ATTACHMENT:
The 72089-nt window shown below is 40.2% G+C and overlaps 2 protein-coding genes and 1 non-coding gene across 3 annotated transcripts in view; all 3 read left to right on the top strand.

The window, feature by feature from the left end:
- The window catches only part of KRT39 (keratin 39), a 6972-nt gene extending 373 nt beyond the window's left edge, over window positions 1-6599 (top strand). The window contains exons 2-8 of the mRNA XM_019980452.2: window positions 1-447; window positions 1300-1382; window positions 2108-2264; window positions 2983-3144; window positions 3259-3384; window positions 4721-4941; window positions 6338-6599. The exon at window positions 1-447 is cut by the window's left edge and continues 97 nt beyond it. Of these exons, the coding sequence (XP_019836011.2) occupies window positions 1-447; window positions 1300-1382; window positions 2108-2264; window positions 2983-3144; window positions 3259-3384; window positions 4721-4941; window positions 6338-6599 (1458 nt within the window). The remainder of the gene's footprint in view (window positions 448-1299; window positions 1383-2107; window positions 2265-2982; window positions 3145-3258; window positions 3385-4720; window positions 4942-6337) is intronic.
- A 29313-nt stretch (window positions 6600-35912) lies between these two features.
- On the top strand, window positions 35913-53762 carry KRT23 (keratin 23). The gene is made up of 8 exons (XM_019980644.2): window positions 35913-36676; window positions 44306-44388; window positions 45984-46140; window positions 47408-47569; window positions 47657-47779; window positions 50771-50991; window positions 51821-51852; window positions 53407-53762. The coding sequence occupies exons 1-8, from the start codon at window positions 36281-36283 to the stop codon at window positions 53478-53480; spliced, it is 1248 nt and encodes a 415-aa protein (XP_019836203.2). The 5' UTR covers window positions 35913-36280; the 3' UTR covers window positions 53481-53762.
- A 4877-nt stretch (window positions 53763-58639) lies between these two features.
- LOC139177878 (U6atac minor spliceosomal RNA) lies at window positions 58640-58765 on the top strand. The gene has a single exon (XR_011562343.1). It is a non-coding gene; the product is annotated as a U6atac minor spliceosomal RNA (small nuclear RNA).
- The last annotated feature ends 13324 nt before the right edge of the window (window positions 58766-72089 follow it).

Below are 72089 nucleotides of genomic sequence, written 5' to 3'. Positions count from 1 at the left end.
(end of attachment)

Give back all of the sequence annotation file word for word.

The 72089-nt window shown below is 40.2% G+C and overlaps 2 protein-coding genes and 1 non-coding gene across 3 annotated transcripts in view; all 3 read left to right on the top strand.

The window, feature by feature from the left end:
- The window catches only part of KRT39 (keratin 39), a 6972-nt gene extending 373 nt beyond the window's left edge, over window positions 1-6599 (top strand). The window contains exons 2-8 of the mRNA XM_019980452.2: window positions 1-447; window positions 1300-1382; window positions 2108-2264; window positions 2983-3144; window positions 3259-3384; window positions 4721-4941; window positions 6338-6599. The exon at window positions 1-447 is cut by the window's left edge and continues 97 nt beyond it. Of these exons, the coding sequence (XP_019836011.2) occupies window positions 1-447; window positions 1300-1382; window positions 2108-2264; window positions 2983-3144; window positions 3259-3384; window positions 4721-4941; window positions 6338-6599 (1458 nt within the window). The remainder of the gene's footprint in view (window positions 448-1299; window positions 1383-2107; window positions 2265-2982; window positions 3145-3258; window positions 3385-4720; window positions 4942-6337) is intronic.
- A 29313-nt stretch (window positions 6600-35912) lies between these two features.
- On the top strand, window positions 35913-53762 carry KRT23 (keratin 23). The gene is made up of 8 exons (XM_019980644.2): window positions 35913-36676; window positions 44306-44388; window positions 45984-46140; window positions 47408-47569; window positions 47657-47779; window positions 50771-50991; window positions 51821-51852; window positions 53407-53762. The coding sequence occupies exons 1-8, from the start codon at window positions 36281-36283 to the stop codon at window positions 53478-53480; spliced, it is 1248 nt and encodes a 415-aa protein (XP_019836203.2). The 5' UTR covers window positions 35913-36280; the 3' UTR covers window positions 53481-53762.
- A 4877-nt stretch (window positions 53763-58639) lies between these two features.
- LOC139177878 (U6atac minor spliceosomal RNA) lies at window positions 58640-58765 on the top strand. The gene has a single exon (XR_011562343.1). It is a non-coding gene; the product is annotated as a U6atac minor spliceosomal RNA (small nuclear RNA).
- The last annotated feature ends 13324 nt before the right edge of the window (window positions 58766-72089 follow it).

Below are 72089 nucleotides of genomic sequence, written 5' to 3'. Positions count from 1 at the left end.